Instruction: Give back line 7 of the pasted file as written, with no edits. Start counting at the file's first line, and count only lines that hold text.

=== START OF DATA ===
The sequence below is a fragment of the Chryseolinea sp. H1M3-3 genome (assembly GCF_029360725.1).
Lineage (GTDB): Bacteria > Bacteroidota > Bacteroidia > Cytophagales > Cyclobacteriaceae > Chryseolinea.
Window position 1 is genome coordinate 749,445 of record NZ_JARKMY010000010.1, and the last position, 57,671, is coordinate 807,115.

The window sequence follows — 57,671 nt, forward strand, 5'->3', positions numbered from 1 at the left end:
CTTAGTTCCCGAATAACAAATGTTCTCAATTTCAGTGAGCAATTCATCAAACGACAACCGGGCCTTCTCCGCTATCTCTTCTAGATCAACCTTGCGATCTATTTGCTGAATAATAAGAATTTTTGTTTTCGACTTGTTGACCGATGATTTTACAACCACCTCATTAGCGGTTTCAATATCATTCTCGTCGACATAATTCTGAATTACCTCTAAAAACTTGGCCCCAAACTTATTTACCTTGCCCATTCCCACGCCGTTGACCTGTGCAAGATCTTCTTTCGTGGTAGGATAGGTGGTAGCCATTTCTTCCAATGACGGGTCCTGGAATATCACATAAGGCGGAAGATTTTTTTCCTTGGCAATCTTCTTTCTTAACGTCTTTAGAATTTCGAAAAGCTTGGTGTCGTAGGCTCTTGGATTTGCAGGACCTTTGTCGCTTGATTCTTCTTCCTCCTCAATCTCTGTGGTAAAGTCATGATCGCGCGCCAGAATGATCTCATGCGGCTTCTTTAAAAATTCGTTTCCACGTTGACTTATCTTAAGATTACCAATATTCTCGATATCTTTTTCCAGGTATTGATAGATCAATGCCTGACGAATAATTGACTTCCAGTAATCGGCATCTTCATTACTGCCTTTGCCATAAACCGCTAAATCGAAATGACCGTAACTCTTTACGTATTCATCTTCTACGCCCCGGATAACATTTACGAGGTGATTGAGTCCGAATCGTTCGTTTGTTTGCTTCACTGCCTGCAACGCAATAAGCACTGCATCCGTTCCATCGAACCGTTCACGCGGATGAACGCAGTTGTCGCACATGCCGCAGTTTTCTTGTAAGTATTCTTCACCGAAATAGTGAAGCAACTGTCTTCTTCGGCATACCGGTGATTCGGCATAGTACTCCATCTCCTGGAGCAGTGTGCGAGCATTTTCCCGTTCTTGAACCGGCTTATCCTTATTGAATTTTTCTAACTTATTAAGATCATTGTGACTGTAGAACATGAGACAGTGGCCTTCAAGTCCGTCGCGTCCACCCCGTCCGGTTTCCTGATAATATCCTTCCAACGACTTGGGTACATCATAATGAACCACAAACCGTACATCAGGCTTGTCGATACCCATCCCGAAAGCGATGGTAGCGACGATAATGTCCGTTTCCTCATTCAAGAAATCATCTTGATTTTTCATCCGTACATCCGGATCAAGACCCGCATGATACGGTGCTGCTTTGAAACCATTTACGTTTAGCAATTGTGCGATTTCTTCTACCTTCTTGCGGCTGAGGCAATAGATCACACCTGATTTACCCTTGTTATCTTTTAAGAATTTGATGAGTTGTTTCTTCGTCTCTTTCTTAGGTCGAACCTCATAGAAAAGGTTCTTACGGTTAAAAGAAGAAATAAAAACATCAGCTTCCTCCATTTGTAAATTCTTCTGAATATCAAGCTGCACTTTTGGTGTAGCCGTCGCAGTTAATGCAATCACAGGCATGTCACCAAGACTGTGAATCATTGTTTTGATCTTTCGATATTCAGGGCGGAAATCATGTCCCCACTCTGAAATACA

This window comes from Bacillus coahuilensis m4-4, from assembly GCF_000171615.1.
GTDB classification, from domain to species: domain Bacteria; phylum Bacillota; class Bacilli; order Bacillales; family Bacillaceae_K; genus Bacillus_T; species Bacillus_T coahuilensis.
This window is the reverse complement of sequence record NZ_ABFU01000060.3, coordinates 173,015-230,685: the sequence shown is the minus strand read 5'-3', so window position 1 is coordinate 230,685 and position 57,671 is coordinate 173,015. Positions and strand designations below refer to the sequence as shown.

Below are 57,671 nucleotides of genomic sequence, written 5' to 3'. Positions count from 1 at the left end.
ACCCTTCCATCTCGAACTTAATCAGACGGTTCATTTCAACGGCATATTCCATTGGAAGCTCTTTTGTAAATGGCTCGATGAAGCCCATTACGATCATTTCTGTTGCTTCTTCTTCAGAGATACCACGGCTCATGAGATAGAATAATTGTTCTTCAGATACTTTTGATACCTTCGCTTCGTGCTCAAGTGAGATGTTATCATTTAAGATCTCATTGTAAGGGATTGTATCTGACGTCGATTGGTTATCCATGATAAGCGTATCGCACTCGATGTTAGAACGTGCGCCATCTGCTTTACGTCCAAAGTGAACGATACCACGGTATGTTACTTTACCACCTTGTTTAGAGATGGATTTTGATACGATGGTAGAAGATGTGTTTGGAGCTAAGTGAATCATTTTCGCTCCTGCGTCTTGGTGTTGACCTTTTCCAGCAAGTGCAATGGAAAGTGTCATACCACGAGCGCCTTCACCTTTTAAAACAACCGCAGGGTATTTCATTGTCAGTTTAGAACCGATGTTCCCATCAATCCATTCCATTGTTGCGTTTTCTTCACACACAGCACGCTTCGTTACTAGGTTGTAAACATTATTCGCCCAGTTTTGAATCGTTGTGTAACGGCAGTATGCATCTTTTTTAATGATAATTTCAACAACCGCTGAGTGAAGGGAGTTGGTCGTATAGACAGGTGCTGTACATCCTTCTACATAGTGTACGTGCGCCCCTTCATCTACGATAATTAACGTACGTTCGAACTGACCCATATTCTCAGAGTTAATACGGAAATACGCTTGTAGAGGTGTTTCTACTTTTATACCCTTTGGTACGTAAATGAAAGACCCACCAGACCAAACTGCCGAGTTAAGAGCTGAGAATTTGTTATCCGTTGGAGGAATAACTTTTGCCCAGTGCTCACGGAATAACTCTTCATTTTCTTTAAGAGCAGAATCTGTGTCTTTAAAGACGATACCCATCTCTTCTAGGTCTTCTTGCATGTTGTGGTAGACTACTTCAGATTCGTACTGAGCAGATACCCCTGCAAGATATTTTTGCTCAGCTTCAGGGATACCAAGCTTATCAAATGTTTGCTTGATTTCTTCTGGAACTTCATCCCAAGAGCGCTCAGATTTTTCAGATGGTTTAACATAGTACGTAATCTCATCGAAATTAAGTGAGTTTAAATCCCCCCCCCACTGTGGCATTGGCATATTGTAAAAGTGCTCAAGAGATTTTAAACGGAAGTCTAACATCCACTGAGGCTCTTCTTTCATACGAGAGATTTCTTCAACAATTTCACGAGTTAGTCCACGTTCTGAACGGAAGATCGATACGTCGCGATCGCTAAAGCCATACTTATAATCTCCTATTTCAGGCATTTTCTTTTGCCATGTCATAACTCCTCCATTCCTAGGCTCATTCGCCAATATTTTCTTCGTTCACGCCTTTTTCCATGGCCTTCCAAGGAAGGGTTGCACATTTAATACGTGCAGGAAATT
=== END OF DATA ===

GTDB classification, from domain to species: domain Bacteria; phylum Bacillota; class Bacilli; order Bacillales; family Bacillaceae_K; genus Bacillus_T; species Bacillus_T coahuilensis.